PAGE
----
While Covered California has announced very modest health insurance rate increases for 2022, some consumers will see premium increases on the order of over 1,000 percent. How is this possible? Households who were granted the extra subsidy for collecting unemployment insurance in 2021 will see that enhanced benefit evaporate in 2022. Plus, many people who had been offered the Silver 94 health plan with very low copayments will revert to the Silver 70 with higher cost-sharing.
Extra Unemployment Subsidy Expires at End of 2021
Under the American Rescue Plan passed in March of 2021, if any household member collected unemployment benefits for at least one week in 2021, and it was reported to Covered California, the household income was artificially lowered to just above Medi-Cal eligibility range of 138.1 percent of the federal poverty level. The act of assigning the very low income to the household did two things.
- The subsidy was based on the lower income and retroactive to the beginning of January 1, 2021.
- The household members were then eligible for the Enhanced Silver 94 health plans with cost-sharing reductions.
Both of these health insurance enhancements will go away on January 1, 2022.
Smaller Subsidy Based on Estimated Income
For a household of two adults, residing in Sacramento County, with an estimated income of $80,000, where one of the adults collected unemployment benefits, their subsidy increased to at least $1,353.14 per month based on the rate for the second lowest cost Silver plan. Instead of being offered a Silver 70, the couple could enroll in a Silver 94 with $5 office visit copayments and a $75 individual medical deductible.
This same couple, based on 2021 rates, would have had a monthly subsidy of $788.47. If the couple were enrolled in the second lowest cost Silver 94 plan at $2 per month in 2021 – with the removal of the unemployment benefit – their new monthly premium will be $566 in 2022, that is a 28,000 percent increase. Plus, they will revert to a standard Silver 70 plan with higher cost-sharing. (For 2022 Silver 70 office copay will be $35 with a $3,700 individual medical deductible.)
The premium increase could be worse for families who selected a higher cost Silver, Gold, or Platinum plan. The unemployment benefit enhanced subsidy was effective January 1, 2021, but not applied until May. The subsidy for the first four months of the year were taken and spread out over the remainder of the year, according to Covered California. The loading of the subsidy in the last three quarters of 2021 will amplify the premium disparity for 2022. In other words, the unemployment subsidy was more generous than most people realized and their 2022 premiums will be larger than they expected.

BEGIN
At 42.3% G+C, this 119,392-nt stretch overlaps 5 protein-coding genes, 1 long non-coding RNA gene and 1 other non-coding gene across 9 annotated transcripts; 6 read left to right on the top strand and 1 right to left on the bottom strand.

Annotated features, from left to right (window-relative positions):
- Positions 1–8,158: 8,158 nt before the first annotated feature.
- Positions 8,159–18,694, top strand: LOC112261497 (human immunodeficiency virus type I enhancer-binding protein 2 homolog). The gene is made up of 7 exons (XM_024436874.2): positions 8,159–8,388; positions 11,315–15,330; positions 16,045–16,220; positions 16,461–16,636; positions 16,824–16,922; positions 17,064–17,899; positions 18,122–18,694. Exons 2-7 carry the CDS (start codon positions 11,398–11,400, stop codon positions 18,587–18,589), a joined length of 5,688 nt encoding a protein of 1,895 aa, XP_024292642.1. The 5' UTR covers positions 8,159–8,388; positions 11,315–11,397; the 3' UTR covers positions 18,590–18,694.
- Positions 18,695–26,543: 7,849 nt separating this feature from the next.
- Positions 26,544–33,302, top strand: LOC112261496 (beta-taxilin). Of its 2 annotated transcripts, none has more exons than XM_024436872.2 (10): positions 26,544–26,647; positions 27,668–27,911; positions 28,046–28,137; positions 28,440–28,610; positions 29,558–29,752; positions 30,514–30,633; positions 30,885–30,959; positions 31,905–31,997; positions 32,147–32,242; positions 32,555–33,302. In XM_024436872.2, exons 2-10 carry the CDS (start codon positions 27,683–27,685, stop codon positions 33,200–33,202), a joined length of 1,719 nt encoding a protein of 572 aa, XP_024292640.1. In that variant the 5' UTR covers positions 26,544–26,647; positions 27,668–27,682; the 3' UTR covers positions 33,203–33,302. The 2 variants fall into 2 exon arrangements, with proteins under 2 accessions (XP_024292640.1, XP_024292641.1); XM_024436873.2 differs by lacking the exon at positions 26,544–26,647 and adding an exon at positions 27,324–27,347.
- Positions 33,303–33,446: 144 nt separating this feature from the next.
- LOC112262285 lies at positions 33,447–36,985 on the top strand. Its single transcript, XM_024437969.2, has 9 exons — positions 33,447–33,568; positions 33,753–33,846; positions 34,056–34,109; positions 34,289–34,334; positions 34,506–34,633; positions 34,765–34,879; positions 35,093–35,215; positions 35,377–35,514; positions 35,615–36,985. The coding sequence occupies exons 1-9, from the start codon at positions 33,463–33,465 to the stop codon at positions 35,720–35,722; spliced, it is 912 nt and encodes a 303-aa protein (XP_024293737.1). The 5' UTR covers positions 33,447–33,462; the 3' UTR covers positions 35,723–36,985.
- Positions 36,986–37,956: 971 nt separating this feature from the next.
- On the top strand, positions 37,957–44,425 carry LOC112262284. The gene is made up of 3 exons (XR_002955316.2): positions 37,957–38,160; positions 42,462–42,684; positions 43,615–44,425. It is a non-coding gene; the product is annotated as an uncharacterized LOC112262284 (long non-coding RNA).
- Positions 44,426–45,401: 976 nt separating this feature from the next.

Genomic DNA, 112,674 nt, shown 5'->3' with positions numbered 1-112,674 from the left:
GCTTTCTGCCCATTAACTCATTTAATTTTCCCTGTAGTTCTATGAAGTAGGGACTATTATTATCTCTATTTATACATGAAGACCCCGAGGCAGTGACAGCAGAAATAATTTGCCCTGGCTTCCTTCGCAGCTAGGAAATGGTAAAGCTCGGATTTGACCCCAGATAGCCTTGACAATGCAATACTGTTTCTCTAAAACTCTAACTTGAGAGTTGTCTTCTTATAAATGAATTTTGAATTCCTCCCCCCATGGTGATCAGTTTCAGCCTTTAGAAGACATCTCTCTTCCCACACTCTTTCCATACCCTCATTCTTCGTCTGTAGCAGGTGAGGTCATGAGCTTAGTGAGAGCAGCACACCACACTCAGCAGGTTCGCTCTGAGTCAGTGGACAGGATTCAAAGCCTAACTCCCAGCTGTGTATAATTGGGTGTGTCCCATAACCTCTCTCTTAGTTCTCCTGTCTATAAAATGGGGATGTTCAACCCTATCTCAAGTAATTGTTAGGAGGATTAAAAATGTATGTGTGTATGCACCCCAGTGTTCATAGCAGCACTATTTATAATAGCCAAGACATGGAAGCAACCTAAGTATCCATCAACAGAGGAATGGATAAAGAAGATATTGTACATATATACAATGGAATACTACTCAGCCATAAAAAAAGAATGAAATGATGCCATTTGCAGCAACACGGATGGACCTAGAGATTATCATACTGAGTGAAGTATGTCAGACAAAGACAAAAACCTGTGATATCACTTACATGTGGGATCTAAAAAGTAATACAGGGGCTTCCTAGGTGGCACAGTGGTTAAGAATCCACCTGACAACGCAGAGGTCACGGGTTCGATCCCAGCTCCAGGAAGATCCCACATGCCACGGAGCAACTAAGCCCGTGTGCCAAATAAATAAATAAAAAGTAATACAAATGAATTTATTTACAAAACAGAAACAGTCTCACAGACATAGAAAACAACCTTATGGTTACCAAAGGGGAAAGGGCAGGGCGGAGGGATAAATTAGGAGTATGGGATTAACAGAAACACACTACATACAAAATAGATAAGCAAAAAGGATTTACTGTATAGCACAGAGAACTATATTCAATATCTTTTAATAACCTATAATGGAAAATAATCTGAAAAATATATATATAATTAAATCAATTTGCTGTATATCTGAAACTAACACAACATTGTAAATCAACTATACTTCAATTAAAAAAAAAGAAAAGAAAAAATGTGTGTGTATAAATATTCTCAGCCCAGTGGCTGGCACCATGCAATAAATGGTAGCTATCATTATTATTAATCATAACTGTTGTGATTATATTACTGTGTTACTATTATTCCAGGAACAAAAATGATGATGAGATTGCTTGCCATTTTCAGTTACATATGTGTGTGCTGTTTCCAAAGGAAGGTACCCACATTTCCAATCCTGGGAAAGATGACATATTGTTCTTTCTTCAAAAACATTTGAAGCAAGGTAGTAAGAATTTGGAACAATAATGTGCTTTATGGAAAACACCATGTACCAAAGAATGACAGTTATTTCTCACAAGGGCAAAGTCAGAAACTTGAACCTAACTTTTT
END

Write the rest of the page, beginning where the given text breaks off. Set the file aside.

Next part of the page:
Loss of the Silver 94 Reduced Cost-Sharing
If the household income was already in the Silver 94 range (138 – 150 percent of the federal poverty level) and the income remains the same for 2022, that family will keep the Silver 94 plan. They may not even see a difference in the premiums between 2021 and 2022. Other households who did not select the lowest or second lowest Silver plan (or higher metal tier) will certainly see a big spike in the 2022 monthly health insurance premium. This is because the subsidies are based on making the second lowest cost Silver plan affordable.
If there is one bright spot is that households who reported the unemployment insurance benefit income to Covered California should not be subject to repaying excess subsidy because their income was significantly higher than they estimated. I increased the income by $15,000 for one family who had unemployment income in the Covered California system and it had no effect on the subsidy. While we don’t know how the IRS will treat this unique subsidy year, if Covered California is any indication, there will be no penalty for earning substantially more than the estimated income.